But somehow, you couldn’t get mad at him. Or mad enough. Sean Spicer is that man who collapses late into the meeting he is supposed to be leading, sweating, nervous, spilt coffee down his tie and a distinct air of having stress-induced heartburn, before overcompensating for it by talking over everyone and throwing his weight around. More than anything, Spicer just seemed scared. His bursts of irritation and anger masking a deep seated sense of inadequacy probably much exacerbated by Trump reportedly chewing him out everytime he didn't come across as slick enough.  

Despite working for a dishonest and dissembling White House, Spicer never felt like the actual bully. He was the bullied. The kid who wanted in with the big boys and did their bidding but actually wasn't that bad inside so never did it with much effect. Indeed, he was all of us when we have a sociopath for a boss, a recent promotion, and a mortgage. All of us when just trying to get through the day when we don’t believe what we’re selling and are crippled by impostor syndrome. He was a tragic hero. Someone who just wanted to be taken seriously but somehow had missed out on all the genes that would enable that. The man who shoveled elephant excrement at the Big Top but stuck with it because he wanted to work in show business. A modern day clown who hated people laughing at him and cried after the show. And then there was Melissa McCarthy’s Saturday Night Live rendition which drove the final nail in the coffin of his hope to ever develop any gravitas. But it was as affectionate as it was brutal.

None of this excuses any of his complicity of course. I over embellish for effect. He went out there and lied day in and day out, but as his tenure went on, his suits got better, but one felt that he wasn’t coping. People who could work for Donald Trump and not have a nervous breakdown probably fall into two camps; those who agree with him and all his tactics, and those who don’t but are careerists. To be in the latter and be able to sleep at night requires a pretty high functioning ability to compartmentalise and, let’s be honest - kill your soul.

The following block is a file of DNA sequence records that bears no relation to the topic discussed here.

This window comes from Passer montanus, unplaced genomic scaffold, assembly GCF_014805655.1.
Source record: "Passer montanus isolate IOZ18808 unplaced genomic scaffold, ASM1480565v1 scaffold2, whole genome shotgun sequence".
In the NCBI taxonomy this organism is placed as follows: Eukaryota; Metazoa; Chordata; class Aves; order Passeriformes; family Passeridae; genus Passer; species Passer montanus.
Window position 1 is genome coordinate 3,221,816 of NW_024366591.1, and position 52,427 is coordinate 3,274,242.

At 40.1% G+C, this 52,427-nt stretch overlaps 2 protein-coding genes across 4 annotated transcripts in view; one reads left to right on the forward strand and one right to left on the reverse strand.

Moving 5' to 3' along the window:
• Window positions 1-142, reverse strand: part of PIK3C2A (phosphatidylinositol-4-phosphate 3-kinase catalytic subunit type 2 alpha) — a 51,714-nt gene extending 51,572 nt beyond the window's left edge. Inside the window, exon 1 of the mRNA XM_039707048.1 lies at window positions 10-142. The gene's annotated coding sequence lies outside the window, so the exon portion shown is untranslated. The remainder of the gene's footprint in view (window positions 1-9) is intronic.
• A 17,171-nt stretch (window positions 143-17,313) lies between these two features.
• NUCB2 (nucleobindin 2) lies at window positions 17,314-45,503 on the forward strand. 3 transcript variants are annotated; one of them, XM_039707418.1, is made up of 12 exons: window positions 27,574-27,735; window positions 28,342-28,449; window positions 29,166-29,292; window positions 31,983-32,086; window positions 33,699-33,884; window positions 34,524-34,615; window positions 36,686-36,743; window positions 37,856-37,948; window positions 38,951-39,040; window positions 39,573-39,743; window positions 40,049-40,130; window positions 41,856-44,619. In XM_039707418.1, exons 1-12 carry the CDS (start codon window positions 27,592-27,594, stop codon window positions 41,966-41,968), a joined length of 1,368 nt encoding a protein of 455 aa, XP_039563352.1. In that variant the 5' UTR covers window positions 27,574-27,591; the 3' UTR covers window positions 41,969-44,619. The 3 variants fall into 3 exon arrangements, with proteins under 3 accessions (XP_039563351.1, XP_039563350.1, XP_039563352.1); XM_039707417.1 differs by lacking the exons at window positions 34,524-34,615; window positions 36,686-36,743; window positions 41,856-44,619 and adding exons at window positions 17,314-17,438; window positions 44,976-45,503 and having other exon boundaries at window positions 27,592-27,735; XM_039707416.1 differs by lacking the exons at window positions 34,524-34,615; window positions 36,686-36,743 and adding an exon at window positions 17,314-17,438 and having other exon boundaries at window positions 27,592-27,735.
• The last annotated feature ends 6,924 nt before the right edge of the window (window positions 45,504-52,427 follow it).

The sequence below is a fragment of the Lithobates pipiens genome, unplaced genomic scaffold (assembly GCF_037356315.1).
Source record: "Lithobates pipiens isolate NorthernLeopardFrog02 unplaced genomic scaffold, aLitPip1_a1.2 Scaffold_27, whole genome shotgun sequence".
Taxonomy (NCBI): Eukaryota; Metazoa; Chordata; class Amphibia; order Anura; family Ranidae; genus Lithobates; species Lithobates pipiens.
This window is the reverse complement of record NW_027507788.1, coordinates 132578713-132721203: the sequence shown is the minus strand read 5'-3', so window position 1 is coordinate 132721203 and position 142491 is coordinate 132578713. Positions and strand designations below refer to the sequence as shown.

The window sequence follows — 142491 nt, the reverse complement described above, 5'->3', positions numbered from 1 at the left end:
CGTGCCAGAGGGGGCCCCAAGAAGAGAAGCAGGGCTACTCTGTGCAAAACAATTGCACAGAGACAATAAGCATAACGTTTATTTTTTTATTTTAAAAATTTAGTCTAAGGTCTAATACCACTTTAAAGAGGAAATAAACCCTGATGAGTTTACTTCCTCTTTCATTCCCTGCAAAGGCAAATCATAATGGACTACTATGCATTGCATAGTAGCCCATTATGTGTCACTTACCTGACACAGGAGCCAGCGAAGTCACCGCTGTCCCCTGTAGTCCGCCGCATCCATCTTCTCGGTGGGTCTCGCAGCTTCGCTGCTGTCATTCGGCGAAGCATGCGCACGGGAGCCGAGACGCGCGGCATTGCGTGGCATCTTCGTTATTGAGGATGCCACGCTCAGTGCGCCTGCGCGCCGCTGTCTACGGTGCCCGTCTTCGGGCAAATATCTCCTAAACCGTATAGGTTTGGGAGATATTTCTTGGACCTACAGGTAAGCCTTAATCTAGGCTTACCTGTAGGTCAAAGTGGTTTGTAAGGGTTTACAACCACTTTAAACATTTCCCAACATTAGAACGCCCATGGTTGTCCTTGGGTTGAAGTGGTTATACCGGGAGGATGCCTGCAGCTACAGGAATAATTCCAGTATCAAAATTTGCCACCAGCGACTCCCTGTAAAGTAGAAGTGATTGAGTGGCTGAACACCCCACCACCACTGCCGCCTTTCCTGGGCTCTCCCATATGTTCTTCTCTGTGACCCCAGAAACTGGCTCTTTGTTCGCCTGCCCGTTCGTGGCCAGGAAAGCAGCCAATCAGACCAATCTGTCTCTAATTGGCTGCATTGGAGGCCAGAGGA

In a recent interview, Tom Ricks, the veteran journalist said:

"It's a crushing burden to be in political power in Washington these days, and you see people almost lose their souls. I think Sean Spicer, the president's spokesman in recent weeks has been pushed almost to the edge of a nervous breakdown from his public appearance. And he's kind of lost a big part of his soul, and I think that's true of some other people. And watching H.R. McMaster, an officer I do admire, over the last few weeks, I feel like I've seen him come out and give up a slice of his soul a few times. And I wonder how many more times he can do that before he just says I am becoming part of the problem, not part of the solution here."

That’s what it felt Spicer was doing everytime he came on. Giving up a slice of his soul. This might be a charitable explanation and he’s just really bad at his job. But when Sarah Huckabee Sanders began job sharing with him, it looked like her relative competence was less attributable to the fact that she was a better press secretary, and more that she was a soulless stone cold liar who felt no dissonance.

As Anthony Scaramucci came onto the podium to accept his position as White House Communications Director, the appointment that Spicer allegedly resigned over, it was clear that it could get a lot worse than Spicer. Scaramucci put on a sickening display where he said he "loved" and was "loyal" to the president about ten times, as Huckabee, now fully wearing the late Sean Spicer’s shoes as White House Press Secretary, looked on dead-eyed from the sidelines.

Sean Spicer still has a chance to completely blacken his name and lose any fondness he may have fostered by leaving the White House, joining the cable TV circuit  and continuing to shill for the Trump administration. This is a highly probably scenario. But until then, here’s to Sean Spicer. You were the best White House press secretary ever. Period!